How much do state-owned public enterprises contribute to public sector deficits in developing countries - and why?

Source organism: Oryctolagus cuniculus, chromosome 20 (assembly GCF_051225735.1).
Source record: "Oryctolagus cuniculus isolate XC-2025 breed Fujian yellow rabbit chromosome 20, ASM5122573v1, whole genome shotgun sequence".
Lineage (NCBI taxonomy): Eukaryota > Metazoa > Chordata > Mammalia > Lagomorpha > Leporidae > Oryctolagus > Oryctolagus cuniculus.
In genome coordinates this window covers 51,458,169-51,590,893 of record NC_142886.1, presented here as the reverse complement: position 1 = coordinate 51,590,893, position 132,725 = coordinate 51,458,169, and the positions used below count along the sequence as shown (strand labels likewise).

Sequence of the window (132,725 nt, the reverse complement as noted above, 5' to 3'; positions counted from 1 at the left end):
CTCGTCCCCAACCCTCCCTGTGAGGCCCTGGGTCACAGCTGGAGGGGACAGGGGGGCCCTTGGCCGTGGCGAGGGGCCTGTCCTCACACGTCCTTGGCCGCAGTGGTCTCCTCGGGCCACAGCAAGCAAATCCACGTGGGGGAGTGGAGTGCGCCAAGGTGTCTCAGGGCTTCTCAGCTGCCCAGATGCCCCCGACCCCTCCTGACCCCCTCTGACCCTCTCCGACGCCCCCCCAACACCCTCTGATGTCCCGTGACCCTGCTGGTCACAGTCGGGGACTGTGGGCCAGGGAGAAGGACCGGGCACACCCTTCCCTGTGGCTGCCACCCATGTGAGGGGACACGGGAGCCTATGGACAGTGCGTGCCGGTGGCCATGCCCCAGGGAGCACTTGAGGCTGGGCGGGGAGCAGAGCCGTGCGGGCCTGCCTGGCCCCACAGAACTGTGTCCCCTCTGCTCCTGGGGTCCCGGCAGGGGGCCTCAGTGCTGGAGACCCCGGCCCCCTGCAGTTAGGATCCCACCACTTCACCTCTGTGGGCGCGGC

The present paper is the product of an effort to systematize some of the state owned enterprise (SOE) data that have become available recently. Part one of the paper begins by examining the role of SOEs on aggregate value added and investment, during the 1980-85 period in developing countries. This part of the paper is comparative in nature and emphasizes the empirical dimensions of SOE contributions to macroeconomic aggregates rather than on strategies for reforming SOEs that have been discussed extensively elsewhere. Part two of the paper sets out the detailed data used summarily in part one and presents notes on methodology and data definitions for individual countries. As most of the data assembled for this paper has not been systematized or published previously, part two opens up several avenues for further analysis. In particular, since institutional differences limit the comparability across countries of the financing mechanisms of SOEs, much of the data in part two can also be used for country specific rather than cross country analysis as was done in part one.
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